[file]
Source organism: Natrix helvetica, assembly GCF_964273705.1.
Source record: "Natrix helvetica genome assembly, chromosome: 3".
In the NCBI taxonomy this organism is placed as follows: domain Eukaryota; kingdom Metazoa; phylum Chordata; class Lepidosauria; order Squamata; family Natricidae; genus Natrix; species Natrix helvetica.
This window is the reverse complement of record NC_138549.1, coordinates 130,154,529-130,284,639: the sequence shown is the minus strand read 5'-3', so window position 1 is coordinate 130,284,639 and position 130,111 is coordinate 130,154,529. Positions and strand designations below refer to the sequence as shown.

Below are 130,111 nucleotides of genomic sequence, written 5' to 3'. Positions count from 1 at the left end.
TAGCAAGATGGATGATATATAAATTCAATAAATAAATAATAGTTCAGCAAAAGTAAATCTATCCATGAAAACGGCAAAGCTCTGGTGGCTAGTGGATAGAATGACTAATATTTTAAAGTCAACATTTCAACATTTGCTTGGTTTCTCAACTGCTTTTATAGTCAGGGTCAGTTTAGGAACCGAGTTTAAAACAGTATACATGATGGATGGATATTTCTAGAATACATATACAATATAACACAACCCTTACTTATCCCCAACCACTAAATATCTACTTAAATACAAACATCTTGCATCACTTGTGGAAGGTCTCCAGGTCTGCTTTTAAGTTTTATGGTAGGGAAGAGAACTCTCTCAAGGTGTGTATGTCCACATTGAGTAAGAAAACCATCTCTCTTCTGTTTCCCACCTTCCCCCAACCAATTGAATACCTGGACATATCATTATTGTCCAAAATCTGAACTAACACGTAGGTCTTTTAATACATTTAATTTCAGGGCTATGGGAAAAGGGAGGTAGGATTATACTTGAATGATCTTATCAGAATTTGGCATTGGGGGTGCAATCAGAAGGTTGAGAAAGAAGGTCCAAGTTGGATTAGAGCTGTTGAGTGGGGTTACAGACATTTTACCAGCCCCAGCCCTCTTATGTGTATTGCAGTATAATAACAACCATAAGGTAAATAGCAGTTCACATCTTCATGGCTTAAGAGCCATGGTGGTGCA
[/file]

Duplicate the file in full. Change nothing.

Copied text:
Source organism: Natrix helvetica, assembly GCF_964273705.1.
Source record: "Natrix helvetica genome assembly, chromosome: 3".
In the NCBI taxonomy this organism is placed as follows: domain Eukaryota; kingdom Metazoa; phylum Chordata; class Lepidosauria; order Squamata; family Natricidae; genus Natrix; species Natrix helvetica.
This window is the reverse complement of record NC_138549.1, coordinates 130,154,529-130,284,639: the sequence shown is the minus strand read 5'-3', so window position 1 is coordinate 130,284,639 and position 130,111 is coordinate 130,154,529. Positions and strand designations below refer to the sequence as shown.

Below are 130,111 nucleotides of genomic sequence, written 5' to 3'. Positions count from 1 at the left end.
TAGCAAGATGGATGATATATAAATTCAATAAATAAATAATAGTTCAGCAAAAGTAAATCTATCCATGAAAACGGCAAAGCTCTGGTGGCTAGTGGATAGAATGACTAATATTTTAAAGTCAACATTTCAACATTTGCTTGGTTTCTCAACTGCTTTTATAGTCAGGGTCAGTTTAGGAACCGAGTTTAAAACAGTATACATGATGGATGGATATTTCTAGAATACATATACAATATAACACAACCCTTACTTATCCCCAACCACTAAATATCTACTTAAATACAAACATCTTGCATCACTTGTGGAAGGTCTCCAGGTCTGCTTTTAAGTTTTATGGTAGGGAAGAGAACTCTCTCAAGGTGTGTATGTCCACATTGAGTAAGAAAACCATCTCTCTTCTGTTTCCCACCTTCCCCCAACCAATTGAATACCTGGACATATCATTATTGTCCAAAATCTGAACTAACACGTAGGTCTTTTAATACATTTAATTTCAGGGCTATGGGAAAAGGGAGGTAGGATTATACTTGAATGATCTTATCAGAATTTGGCATTGGGGGTGCAATCAGAAGGTTGAGAAAGAAGGTCCAAGTTGGATTAGAGCTGTTGAGTGGGGTTACAGACATTTTACCAGCCCCAGCCCTCTTATGTGTATTGCAGTATAATAACAACCATAAGGTAAATAGCAGTTCACATCTTCATGGCTTAAGAGCCATGGTGGTGCA